Fulling Mill, Fife (About 1750)
About this artwork
Studies of local industry such as this drawing of an open-air mill (used in the cleaning and thickening of wool cloth), are evidence of Sandby’s keen interest in mechanical technology and in attempts to improve the use of the land. As a subject, such processes were considered by him as worthy as traditional landscape views. The introduction of mechanised technology to rural ways of life improved local economies, which in turn benefitted local families. This is clear in this drawing where Sandby shows a respectable working family in the foreground. When compared with Sandby’s scenes of indolent city dwellers, it would seem that Sandby’s admiration lay with the productive rural workers.
- title: Fulling Mill, Fife
- accession number: D 136
- artist: Paul SandbyEnglish (1731 - 1809)
- gallery: In Storage
- object type: Work on paper
- subject: Industry
- materials: Pen and watercolour on paper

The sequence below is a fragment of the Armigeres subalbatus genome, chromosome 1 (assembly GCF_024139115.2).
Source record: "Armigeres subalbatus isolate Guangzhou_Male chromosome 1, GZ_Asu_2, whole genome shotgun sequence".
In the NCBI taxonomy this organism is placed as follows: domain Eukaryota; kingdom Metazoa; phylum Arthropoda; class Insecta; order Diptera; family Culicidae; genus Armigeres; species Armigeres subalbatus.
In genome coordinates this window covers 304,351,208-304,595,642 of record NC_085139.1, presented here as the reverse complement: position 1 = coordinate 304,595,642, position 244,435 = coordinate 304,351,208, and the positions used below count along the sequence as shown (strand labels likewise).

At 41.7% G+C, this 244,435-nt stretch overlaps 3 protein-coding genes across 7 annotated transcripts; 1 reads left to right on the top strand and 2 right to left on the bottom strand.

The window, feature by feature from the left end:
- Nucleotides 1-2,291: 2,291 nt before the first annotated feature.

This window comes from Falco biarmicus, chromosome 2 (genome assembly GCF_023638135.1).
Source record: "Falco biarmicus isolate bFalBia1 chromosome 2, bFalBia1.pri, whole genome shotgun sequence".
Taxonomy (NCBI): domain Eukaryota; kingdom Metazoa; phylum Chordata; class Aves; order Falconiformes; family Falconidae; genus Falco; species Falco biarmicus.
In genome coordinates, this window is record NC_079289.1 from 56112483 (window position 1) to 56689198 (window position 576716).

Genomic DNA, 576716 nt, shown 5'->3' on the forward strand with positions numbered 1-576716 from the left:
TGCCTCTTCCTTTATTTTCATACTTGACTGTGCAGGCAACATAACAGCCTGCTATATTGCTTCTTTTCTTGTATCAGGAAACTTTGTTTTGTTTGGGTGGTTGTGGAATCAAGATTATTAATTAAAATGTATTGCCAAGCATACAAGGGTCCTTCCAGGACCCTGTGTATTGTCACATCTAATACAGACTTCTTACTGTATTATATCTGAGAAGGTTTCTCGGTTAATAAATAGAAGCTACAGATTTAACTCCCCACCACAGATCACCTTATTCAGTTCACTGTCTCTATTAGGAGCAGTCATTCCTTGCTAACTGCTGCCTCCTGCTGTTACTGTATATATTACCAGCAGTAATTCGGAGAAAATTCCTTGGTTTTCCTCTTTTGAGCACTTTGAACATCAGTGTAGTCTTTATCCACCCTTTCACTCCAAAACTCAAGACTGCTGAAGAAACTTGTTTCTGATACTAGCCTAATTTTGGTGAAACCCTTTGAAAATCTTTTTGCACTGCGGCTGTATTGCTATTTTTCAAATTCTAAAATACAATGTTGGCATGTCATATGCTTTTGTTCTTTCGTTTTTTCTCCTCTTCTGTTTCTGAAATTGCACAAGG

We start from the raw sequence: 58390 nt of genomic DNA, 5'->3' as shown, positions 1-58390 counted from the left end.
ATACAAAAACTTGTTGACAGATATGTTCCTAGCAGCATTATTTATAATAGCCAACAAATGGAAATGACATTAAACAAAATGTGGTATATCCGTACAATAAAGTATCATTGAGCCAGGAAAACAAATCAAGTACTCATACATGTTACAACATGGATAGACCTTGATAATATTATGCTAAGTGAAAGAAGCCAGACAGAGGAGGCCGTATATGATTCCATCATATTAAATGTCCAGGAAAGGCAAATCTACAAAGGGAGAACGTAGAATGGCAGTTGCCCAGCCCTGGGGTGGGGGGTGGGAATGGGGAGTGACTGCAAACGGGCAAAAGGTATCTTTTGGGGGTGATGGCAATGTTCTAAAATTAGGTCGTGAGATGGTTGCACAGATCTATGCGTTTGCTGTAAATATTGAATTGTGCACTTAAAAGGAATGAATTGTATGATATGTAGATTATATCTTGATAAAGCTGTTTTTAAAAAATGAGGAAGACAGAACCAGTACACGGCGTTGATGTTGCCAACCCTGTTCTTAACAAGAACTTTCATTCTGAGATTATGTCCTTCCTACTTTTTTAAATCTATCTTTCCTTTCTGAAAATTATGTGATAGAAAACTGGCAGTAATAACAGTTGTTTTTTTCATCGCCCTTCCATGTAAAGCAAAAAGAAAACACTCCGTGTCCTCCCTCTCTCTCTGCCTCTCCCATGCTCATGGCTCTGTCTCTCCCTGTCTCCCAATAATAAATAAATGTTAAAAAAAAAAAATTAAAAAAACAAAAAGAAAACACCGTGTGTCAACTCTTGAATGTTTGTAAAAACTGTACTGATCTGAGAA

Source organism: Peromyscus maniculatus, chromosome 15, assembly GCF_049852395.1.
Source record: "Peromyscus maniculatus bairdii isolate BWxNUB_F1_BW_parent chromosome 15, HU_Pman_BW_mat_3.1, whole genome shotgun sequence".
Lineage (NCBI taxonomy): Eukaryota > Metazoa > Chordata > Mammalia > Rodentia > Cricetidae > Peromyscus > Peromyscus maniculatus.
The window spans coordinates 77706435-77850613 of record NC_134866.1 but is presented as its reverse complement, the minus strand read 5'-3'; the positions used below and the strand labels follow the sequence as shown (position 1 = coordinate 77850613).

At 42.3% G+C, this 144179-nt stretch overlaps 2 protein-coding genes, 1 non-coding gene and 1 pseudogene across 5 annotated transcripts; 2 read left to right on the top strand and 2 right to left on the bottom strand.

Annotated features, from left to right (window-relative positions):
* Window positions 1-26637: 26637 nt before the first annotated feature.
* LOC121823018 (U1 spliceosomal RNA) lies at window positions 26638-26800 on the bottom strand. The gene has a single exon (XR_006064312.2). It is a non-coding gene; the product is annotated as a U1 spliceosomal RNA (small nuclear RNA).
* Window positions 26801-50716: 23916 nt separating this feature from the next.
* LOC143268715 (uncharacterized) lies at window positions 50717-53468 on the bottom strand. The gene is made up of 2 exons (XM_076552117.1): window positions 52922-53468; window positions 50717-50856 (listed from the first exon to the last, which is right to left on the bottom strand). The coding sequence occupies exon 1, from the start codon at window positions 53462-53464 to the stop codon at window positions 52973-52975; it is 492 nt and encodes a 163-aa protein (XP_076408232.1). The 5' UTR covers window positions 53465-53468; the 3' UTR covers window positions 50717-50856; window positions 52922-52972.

- date created: About 1750
- measurements: 16.50 x 30.50 cm
- credit line: David Laing Bequest to the Royal Scottish Academy transferred 1910
Sandby is best known for his topographical and picturesque landscapes in watercolour. He probably learned drawing from his brother Thomas, and like him became a military draughtsman for the Board of Ordnance at the Tower of London. In 1747 Sandby was appointed chief draughtsman to the Military Survey in Scotland, established in the wake of the Jacobite rebellion of 1745. Based in Edinburgh, where he taught Robert Adam drawing, he travelled throughout the country producing detailed maps for the army and painting both topographical and picturesque views. In 1768 he became a founder member of the Royal Academy, London.